According to Table 4, classification models of HDL spectra with various advanced machine learning algorithms at wavenumber 3000–2800 cm−1 showed an unsatisfactory potential for discrimination between the LP and HP groups, with the best accuracy of 72% by the NN with eight hidden layers. Classification models generated using SVM and RF had good performance to differentiate between the LP and HP groups with >70% ac-curacy in some spectral regions. However, the worst performance of the classification model by RF was in the spectral region 3000–2800 cm−1 with an accuracy of 44%. The lowest performance of SVM was in the HDL 1700–1500 cm−1 spectral range with an accuracy of 51%. Interestingly, the classification models based on HDL spectra revealed that the NN algorithm with a variety of hidden layers was the best algorithm for generating better classification models in the various regions used. The accuracy performance shown by the NN algorithm was 72–97%. A classification model based on the 1800–900 cm−1 region generated using the NN with 14 hidden layers gave the best model performance possessing an accuracy, sensitivity, specificity, PPV, and NPV of 97, 100, 95, 95, and 100%, respectively. Notably, the classification models in the region of 1500–900 cm−1 created using the NN and J48 decision tree algorithms showed similar accuracy performance of 92%, but different in terms of sensitivity, specificity, PPV, and NPV.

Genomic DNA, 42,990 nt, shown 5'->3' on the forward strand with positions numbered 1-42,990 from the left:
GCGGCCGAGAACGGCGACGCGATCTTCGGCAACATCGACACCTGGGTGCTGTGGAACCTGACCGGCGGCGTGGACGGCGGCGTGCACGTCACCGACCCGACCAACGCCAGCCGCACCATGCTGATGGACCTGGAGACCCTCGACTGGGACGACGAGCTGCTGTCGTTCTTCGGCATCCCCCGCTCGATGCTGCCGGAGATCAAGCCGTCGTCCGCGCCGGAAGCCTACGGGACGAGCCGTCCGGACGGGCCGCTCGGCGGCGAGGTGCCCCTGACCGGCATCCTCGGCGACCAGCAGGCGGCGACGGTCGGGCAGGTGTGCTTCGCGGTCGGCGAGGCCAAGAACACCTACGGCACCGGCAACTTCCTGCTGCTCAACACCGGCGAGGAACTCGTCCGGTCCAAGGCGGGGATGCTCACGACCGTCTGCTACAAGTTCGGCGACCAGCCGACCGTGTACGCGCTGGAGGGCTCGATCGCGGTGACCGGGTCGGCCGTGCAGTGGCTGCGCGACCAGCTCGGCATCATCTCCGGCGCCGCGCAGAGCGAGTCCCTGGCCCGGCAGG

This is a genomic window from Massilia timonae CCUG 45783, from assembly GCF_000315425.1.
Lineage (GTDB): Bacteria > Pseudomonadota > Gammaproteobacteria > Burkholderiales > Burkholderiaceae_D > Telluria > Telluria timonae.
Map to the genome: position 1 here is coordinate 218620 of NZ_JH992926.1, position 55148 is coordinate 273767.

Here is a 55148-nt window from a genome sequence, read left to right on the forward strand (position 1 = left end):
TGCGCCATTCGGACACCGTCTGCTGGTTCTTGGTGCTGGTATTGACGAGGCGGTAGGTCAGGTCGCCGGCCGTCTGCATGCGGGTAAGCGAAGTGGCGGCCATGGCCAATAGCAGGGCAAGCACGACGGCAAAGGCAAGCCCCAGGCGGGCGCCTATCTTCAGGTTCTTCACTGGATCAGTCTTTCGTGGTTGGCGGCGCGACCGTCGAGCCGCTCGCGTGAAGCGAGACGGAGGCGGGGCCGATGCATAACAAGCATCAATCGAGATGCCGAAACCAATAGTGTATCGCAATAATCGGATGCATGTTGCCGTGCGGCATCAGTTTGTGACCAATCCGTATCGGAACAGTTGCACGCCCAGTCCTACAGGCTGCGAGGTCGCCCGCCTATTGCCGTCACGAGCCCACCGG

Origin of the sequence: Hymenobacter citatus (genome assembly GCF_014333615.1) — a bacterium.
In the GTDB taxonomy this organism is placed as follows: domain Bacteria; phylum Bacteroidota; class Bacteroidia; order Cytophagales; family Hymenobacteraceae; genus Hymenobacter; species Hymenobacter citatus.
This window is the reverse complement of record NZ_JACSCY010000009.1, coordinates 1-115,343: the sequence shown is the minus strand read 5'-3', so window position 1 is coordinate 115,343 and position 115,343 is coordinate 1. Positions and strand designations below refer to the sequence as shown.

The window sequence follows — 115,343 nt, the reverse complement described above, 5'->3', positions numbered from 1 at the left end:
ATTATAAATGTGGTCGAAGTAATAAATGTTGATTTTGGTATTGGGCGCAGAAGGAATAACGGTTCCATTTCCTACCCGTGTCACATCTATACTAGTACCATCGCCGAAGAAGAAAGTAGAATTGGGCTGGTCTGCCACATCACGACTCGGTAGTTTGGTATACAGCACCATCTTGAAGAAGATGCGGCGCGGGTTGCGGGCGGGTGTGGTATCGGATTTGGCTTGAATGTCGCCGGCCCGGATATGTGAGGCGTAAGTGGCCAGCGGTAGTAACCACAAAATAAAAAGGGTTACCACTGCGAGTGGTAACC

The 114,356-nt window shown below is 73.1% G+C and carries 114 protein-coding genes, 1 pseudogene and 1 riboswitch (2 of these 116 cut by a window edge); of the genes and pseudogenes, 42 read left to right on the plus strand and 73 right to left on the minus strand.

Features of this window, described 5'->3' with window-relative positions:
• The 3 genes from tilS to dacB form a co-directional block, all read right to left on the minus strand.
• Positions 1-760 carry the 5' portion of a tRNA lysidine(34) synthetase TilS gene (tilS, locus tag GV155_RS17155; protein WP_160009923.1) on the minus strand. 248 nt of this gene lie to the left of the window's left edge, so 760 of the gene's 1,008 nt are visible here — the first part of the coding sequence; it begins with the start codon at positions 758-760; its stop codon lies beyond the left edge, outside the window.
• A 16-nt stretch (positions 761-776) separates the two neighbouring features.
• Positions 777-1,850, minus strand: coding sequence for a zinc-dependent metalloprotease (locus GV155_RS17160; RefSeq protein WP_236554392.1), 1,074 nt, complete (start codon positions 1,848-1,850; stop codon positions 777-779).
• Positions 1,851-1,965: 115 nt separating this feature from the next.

4. Discussion

This study explored the ATR-FTIR combined with machine learning algorithms to classify elderly subjects with different percentages of IL-17-producing CD4+CD28-NKG2D+ T cells. For the LP group, the subjects were individuals with a percentage of these pathogenic T cells of ≤3% (n = 21), whereas for the HP group, individuals with a percentage ≥ 6% were selected (n = 22). Subjects with a percentage of pathogenic CD4+ T cells ranging from >3 to <6% were not recruited (considered as a gray zone). Serum, exosome, and HDL from both LP and HP groups were employed to collect ATR spectra. This study is the first evidence in the field of immunosenescence discriminating the elderly with LP and HP of IL-17-producing CD4+CD28-NKG2D+ T cells by utilizing machine learning-empowered ATR-FTIR.